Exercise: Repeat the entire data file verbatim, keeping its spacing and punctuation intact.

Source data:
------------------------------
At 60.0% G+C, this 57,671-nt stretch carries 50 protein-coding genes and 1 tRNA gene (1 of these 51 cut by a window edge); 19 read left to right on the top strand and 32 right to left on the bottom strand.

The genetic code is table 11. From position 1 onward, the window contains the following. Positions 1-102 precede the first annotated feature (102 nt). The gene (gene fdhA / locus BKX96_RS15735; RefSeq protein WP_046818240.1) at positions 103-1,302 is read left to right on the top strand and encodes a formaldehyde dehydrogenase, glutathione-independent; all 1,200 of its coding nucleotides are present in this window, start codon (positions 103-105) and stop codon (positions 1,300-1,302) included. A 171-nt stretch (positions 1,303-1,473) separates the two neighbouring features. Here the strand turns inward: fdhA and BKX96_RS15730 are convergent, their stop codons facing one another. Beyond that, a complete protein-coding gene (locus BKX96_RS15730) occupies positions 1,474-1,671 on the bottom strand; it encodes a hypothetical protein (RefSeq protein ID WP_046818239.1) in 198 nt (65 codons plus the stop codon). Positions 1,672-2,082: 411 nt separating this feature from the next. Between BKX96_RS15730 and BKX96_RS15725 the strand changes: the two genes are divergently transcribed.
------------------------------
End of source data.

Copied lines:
At 60.0% G+C, this 57,671-nt stretch carries 50 protein-coding genes and 1 tRNA gene (1 of these 51 cut by a window edge); 19 read left to right on the top strand and 32 right to left on the bottom strand.

The genetic code is table 11. From position 1 onward, the window contains the following. Positions 1-102 precede the first annotated feature (102 nt). The gene (gene fdhA / locus BKX96_RS15735; RefSeq protein WP_046818240.1) at positions 103-1,302 is read left to right on the top strand and encodes a formaldehyde dehydrogenase, glutathione-independent; all 1,200 of its coding nucleotides are present in this window, start codon (positions 103-105) and stop codon (positions 1,300-1,302) included. A 171-nt stretch (positions 1,303-1,473) separates the two neighbouring features. Here the strand turns inward: fdhA and BKX96_RS15730 are convergent, their stop codons facing one another. Beyond that, a complete protein-coding gene (locus BKX96_RS15730) occupies positions 1,474-1,671 on the bottom strand; it encodes a hypothetical protein (RefSeq protein ID WP_046818239.1) in 198 nt (65 codons plus the stop codon). Positions 1,672-2,082: 411 nt separating this feature from the next. Between BKX96_RS15730 and BKX96_RS15725 the strand changes: the two genes are divergently transcribed.